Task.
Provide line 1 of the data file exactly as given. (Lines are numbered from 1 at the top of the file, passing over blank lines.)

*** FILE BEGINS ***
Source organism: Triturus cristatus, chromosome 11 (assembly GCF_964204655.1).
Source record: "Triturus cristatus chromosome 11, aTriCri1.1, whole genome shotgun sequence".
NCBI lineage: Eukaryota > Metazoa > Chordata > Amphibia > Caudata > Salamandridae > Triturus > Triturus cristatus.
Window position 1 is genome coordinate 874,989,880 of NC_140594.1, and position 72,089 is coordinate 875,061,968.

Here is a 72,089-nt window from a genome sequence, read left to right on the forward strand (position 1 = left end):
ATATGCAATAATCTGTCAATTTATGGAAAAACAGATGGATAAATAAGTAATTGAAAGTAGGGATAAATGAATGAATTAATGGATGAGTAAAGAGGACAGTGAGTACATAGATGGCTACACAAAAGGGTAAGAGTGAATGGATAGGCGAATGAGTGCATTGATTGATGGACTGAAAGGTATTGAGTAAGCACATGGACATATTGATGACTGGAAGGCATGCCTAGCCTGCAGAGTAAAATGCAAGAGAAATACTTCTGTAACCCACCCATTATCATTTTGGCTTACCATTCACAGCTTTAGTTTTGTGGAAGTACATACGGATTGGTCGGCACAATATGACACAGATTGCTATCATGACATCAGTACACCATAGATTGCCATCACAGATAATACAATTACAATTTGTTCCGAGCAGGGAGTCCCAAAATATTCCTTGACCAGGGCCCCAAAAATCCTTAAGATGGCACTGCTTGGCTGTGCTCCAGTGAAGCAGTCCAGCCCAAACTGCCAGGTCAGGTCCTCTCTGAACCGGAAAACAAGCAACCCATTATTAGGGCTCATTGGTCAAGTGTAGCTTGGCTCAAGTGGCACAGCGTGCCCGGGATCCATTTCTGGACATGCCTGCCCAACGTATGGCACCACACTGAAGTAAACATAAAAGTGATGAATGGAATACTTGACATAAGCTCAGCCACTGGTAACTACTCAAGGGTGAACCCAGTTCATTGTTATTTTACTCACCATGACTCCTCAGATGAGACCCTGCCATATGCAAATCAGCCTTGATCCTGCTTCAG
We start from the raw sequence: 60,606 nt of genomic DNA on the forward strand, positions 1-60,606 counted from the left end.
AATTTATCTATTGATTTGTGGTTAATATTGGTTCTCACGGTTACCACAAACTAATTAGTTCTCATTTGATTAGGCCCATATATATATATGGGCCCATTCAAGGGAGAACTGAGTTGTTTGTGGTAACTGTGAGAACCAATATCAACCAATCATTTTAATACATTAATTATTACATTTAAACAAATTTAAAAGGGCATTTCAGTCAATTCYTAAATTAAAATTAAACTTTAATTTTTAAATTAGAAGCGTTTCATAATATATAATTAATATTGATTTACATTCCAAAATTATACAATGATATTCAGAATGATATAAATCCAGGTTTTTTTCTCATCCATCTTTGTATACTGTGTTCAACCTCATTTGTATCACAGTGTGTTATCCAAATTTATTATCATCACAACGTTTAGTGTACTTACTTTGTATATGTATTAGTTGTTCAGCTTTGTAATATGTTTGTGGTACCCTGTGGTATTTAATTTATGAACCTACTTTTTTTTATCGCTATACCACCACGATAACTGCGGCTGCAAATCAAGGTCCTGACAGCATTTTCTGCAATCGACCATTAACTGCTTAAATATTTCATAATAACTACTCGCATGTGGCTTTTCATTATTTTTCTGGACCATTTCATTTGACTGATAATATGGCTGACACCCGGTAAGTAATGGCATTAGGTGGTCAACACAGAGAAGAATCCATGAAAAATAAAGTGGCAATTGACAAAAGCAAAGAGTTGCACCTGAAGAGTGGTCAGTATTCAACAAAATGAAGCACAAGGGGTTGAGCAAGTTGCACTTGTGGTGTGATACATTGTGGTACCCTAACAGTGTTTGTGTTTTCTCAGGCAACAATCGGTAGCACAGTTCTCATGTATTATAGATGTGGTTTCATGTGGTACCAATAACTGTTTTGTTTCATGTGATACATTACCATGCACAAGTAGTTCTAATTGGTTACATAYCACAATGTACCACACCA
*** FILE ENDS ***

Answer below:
Source organism: Triturus cristatus, chromosome 11 (assembly GCF_964204655.1).